Utilitarianism, the approach to ethics based on the maximization of overall well-being, continues to have great traction in moral philosophy and political thought. This Companion offers a systematic exploration of its history, themes, and applications. First, it traces the origins and development of utilitarianism via the work of Jeremy Bentham, John Stuart Mill, Henry Sidgwick, and others. The volume then explores issues in the formulation of utilitarianism, including act versus rule utilitarianism, actual versus expected consequences, and objective versus subjective theories of well-being. Next, utilitarianism is positioned in relation to Kantianism and virtue ethics, and the possibility of conflict between utilitarianism and fairness is considered. Finally, the volume explores the modern relevance of utilitarianism by considering its practical implications for contemporary controversies such as military conflict and global warming. The volume will be an important resource for all those studying moral philosophy, political philosophy, political theory, and history of ideas.
Ben Eggleston is Associate Professor of Philosophy at the University of Kansas. He is co-editor (with Dale E. Miller and David Weinstein) of John Stuart Mill and the Art of Life (2011). Dale E. Miller is Professor of Philosophy at Old Dominion University. He is author of J. S. Mill: Moral, Social and Political Thought (2010), and co-editor of Morality, Rules, and Consequences (with Brad Hooker and Elinor Mason, 2000) and John Stuart Mill and the Art of Life (with Ben Eggleston and David Weinstein, 2011).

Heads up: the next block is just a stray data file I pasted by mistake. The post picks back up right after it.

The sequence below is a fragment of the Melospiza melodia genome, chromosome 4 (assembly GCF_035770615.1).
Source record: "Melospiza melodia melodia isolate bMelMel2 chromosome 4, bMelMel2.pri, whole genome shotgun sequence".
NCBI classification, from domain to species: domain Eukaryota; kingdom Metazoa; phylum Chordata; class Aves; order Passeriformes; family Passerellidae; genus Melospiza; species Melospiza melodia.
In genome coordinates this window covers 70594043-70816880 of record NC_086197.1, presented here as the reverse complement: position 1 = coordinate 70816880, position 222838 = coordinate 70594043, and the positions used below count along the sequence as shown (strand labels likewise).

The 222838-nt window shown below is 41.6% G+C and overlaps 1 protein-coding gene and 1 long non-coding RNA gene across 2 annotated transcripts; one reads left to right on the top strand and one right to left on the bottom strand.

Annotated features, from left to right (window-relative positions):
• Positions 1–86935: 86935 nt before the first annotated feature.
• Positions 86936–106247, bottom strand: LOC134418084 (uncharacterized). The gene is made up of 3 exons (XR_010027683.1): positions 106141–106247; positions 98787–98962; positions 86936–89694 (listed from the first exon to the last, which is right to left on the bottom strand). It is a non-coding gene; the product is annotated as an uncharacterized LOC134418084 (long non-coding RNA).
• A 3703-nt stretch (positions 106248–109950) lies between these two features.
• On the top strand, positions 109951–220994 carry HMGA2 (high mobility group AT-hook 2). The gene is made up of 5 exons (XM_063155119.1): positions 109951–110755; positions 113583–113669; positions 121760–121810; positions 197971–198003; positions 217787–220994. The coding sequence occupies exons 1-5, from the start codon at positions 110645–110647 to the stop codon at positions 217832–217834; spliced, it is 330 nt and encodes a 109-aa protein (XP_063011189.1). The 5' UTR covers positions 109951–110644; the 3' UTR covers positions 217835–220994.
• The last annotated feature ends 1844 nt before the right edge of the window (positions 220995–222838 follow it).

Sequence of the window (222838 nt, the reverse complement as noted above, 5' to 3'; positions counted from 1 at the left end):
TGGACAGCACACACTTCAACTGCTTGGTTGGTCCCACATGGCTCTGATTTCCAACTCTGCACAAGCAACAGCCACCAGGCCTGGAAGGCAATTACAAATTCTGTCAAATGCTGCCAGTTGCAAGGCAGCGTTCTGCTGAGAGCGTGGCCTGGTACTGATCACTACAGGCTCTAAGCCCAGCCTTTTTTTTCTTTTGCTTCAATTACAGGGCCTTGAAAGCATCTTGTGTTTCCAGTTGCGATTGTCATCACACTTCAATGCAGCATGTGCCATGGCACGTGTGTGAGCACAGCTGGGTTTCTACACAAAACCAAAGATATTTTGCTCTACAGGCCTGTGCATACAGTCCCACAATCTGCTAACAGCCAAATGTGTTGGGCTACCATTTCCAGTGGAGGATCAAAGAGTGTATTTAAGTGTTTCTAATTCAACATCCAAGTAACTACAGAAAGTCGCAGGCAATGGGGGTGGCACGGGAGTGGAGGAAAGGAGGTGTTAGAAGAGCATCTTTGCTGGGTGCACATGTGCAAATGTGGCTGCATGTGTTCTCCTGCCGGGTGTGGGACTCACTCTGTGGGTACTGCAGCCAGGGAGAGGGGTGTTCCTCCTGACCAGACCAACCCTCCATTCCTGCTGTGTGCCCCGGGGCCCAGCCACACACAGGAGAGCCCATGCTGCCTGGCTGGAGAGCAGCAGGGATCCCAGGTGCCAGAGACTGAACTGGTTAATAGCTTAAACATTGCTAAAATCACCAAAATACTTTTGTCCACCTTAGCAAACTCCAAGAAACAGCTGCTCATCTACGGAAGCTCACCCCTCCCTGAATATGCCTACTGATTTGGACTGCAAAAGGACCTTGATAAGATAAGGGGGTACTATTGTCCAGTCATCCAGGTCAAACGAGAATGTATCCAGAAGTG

Introduction Ben Eggleston and Dale E. Miller; 1. Utilitarianism before Bentham Colin Heydt; 2. Bentham and utilitarianism in the early nineteenth century James E. Crimmins; 3. Mill and utilitarianism in the mid nineteenth century Henry R. West; 4. Sidgwick and utilitarianism in the late nineteenth century Roger Crisp; 5. Utilitarianism in the twentieth century Krister Bykvist; 6. Act utilitarianism Ben Eggleston; 7. Rule utilitarianism Dale E. Miller; 8. Global utilitarianism Julia Driver; 9. Objectivism, subjectivism, and prospectivism Elinor Mason; 10. Subjective theories of well-being Chris Heathwood; 11. Objective theories of well-being Ben Bradley; 12. Kantian ethics and utilitarianism Jens Timmermann; 13. What virtue ethics can learn from utilitarianism Daniel C. Russell; 14. Utilitarianism and fairness Brad Hooker; 15. Utilitarianism and the ethics of war William H. Shaw; 16. Utilitarianism and our obligations to future people Tim Mulgan.
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